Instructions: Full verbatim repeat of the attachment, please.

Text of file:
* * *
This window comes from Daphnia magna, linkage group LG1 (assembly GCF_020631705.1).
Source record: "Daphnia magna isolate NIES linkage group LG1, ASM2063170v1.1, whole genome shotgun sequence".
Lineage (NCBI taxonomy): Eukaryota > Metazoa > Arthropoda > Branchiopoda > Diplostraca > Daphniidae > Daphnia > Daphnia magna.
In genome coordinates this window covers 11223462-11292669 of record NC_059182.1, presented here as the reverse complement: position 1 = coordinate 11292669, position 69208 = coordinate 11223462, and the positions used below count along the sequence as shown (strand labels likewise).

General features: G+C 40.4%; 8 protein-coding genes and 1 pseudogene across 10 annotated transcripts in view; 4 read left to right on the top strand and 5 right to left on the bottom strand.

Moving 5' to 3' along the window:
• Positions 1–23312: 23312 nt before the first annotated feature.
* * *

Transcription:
This window comes from Daphnia magna, linkage group LG1 (assembly GCF_020631705.1).
Source record: "Daphnia magna isolate NIES linkage group LG1, ASM2063170v1.1, whole genome shotgun sequence".
Lineage (NCBI taxonomy): Eukaryota > Metazoa > Arthropoda > Branchiopoda > Diplostraca > Daphniidae > Daphnia > Daphnia magna.
In genome coordinates this window covers 11223462-11292669 of record NC_059182.1, presented here as the reverse complement: position 1 = coordinate 11292669, position 69208 = coordinate 11223462, and the positions used below count along the sequence as shown (strand labels likewise).

General features: G+C 40.4%; 8 protein-coding genes and 1 pseudogene across 10 annotated transcripts in view; 4 read left to right on the top strand and 5 right to left on the bottom strand.

Moving 5' to 3' along the window:
• Positions 1–23312: 23312 nt before the first annotated feature.